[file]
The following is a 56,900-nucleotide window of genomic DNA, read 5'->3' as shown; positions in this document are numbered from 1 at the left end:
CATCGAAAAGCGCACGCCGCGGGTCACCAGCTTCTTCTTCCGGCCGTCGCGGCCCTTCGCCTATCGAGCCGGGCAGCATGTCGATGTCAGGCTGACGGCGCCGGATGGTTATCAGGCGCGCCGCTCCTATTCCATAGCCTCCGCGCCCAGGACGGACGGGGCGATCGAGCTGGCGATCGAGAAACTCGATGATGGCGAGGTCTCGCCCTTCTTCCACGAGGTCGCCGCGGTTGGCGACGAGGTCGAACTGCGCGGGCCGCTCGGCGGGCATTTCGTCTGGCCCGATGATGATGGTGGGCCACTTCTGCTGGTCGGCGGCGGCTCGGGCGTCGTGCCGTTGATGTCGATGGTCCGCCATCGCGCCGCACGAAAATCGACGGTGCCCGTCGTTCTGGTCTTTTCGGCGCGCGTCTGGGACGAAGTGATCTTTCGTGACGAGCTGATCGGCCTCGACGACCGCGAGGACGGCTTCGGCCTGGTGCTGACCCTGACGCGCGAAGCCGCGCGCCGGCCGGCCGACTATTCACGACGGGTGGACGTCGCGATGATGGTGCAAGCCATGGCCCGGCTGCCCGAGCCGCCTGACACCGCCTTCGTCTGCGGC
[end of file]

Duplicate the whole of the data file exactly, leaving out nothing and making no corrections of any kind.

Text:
The following is a 56,900-nucleotide window of genomic DNA, read 5'->3' as shown; positions in this document are numbered from 1 at the left end:
CATCGAAAAGCGCACGCCGCGGGTCACCAGCTTCTTCTTCCGGCCGTCGCGGCCCTTCGCCTATCGAGCCGGGCAGCATGTCGATGTCAGGCTGACGGCGCCGGATGGTTATCAGGCGCGCCGCTCCTATTCCATAGCCTCCGCGCCCAGGACGGACGGGGCGATCGAGCTGGCGATCGAGAAACTCGATGATGGCGAGGTCTCGCCCTTCTTCCACGAGGTCGCCGCGGTTGGCGACGAGGTCGAACTGCGCGGGCCGCTCGGCGGGCATTTCGTCTGGCCCGATGATGATGGTGGGCCACTTCTGCTGGTCGGCGGCGGCTCGGGCGTCGTGCCGTTGATGTCGATGGTCCGCCATCGCGCCGCACGAAAATCGACGGTGCCCGTCGTTCTGGTCTTTTCGGCGCGCGTCTGGGACGAAGTGATCTTTCGTGACGAGCTGATCGGCCTCGACGACCGCGAGGACGGCTTCGGCCTGGTGCTGACCCTGACGCGCGAAGCCGCGCGCCGGCCGGCCGACTATTCACGACGGGTGGACGTCGCGATGATGGTGCAAGCCATGGCCCGGCTGCCCGAGCCGCCTGACACCGCCTTCGTCTGCGGC